Much of the new empiricists’ work utilizes randomized field experiments–for example, development economists might collaborate with an NGO to randomly select villages to receive cash aid versus food aid. New empiricists also exploit “natural experiments,” such as using life events like maternity leave to assess the direct impact of teachers on classroom outcomes. The idea in either case is to try to drown out all of the complexity and noise of the real world to simulate the clean cut-and-dry world of a science lab.

Much of the backlash against the new empiricism within the economics profession has rightly focused on the virtual neglect of economic theory in favor of looking “at what the data tell us.” Many writers have exposed the flaws in this approach, most notably economist Russ Roberts. But beyond this age-old debate, we should be equally concerned at the suggestions by new empiricists that their process is immune to their own biases.

Chetty said as much in a 2013 New York Times op-ed when he wrote that “as the availability of data increases, economics will continue to become a more empirical, scientific field.” He frequently makes comparisons between economics and medicine, arguing that improving techniques will objectively solve vexing questions.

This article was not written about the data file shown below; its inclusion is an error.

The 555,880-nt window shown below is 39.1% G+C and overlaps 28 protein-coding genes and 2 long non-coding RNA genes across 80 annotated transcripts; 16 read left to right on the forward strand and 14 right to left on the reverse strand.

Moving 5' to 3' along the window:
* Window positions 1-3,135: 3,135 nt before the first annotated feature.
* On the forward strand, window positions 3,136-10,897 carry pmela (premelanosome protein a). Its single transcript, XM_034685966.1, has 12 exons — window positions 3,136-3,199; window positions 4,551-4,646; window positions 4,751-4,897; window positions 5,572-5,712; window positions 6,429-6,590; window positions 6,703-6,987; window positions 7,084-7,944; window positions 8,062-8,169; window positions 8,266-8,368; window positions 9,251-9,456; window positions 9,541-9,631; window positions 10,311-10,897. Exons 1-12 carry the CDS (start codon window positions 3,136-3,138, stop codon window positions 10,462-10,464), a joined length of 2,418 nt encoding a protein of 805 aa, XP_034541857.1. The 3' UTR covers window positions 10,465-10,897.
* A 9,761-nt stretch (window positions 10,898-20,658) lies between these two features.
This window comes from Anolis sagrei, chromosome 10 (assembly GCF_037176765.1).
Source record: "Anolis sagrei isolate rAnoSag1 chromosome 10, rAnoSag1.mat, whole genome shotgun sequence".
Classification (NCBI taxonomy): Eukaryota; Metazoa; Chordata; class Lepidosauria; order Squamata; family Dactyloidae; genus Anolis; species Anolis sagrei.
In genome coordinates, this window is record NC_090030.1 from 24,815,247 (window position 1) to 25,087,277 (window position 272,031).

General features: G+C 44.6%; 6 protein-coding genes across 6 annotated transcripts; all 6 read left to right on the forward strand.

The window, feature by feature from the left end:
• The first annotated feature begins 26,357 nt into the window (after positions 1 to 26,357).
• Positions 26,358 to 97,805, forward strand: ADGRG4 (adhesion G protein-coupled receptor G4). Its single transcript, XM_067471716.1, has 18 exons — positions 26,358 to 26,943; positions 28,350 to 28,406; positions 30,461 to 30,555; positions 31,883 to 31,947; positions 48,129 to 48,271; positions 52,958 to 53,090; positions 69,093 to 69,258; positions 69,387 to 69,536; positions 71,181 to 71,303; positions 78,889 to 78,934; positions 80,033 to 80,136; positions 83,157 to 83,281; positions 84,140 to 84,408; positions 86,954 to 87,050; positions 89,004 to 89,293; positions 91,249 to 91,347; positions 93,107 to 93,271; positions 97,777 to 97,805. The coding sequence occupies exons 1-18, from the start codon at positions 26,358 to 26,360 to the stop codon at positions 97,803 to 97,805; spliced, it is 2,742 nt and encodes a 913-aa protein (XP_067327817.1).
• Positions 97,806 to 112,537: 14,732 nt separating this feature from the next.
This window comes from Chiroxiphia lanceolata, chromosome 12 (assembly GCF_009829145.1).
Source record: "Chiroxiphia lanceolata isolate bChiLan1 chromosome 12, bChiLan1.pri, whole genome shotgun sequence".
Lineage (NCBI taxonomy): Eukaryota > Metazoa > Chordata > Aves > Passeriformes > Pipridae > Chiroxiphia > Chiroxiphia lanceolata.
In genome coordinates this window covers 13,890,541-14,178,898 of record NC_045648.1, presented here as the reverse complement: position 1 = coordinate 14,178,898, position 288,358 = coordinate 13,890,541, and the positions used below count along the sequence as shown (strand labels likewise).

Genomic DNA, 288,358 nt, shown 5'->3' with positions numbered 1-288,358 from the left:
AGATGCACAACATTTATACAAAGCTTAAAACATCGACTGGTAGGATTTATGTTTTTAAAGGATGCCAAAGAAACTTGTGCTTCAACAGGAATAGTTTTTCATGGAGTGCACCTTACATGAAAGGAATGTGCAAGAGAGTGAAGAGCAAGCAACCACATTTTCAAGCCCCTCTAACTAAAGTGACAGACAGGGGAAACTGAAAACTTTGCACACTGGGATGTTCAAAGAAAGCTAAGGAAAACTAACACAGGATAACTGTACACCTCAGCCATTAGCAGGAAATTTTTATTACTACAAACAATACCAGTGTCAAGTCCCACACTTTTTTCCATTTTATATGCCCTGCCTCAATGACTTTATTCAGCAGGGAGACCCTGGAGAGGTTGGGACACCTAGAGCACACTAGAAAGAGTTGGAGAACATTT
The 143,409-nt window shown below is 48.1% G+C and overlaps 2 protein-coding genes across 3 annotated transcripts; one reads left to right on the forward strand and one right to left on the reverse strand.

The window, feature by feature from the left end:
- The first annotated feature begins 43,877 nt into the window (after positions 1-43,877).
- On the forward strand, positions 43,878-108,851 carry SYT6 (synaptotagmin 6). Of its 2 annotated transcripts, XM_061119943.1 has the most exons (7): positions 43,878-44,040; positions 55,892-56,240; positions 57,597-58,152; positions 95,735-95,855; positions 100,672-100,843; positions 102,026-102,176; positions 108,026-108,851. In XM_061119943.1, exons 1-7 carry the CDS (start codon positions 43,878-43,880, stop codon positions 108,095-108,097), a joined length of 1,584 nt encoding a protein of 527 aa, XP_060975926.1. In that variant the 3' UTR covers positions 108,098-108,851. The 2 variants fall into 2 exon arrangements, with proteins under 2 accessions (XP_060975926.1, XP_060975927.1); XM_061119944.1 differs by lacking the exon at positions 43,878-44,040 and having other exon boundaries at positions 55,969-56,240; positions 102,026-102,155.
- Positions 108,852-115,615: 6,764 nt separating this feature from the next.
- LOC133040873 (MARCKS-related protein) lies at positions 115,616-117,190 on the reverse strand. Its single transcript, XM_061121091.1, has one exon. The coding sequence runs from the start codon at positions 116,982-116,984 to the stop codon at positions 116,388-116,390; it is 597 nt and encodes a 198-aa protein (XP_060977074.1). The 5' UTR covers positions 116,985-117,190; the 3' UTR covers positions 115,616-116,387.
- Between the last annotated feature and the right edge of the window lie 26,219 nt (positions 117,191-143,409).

A 2010 article in the Journal of Economic Perspectives by Angrist and Pischke popularized the term “credibility revolution” and serves as a manifesto of sorts for new empiricists:

Empirical microeconomics has experienced a credibility revolution, with a consequent increase in policy relevance and scientific impact. Sensitivity analysis played a role in this, but as we see it, the primary engine driving improvement has been a focus on the quality of empirical research designs.

Design-based revolutionaries have notched many successes, putting hard numbers on key parameters of interest to both policymakers and economic theorists.

Research stemming from the new empiricism has no doubt made important contributions to the field. However, its claim of reaching a scientific ideal, untethering economics from human opinion, is deeply concerning and problematic.

Judgment and Bias

All research involves some amount of judgment calls, and judgment calls are the breeding ground for human biases. This problem no doubt effects even chemists in the most clinical laboratory, but the scope for bias multiplies when analyzing economic data from the real world no matter how “well-designed” one’s experiment.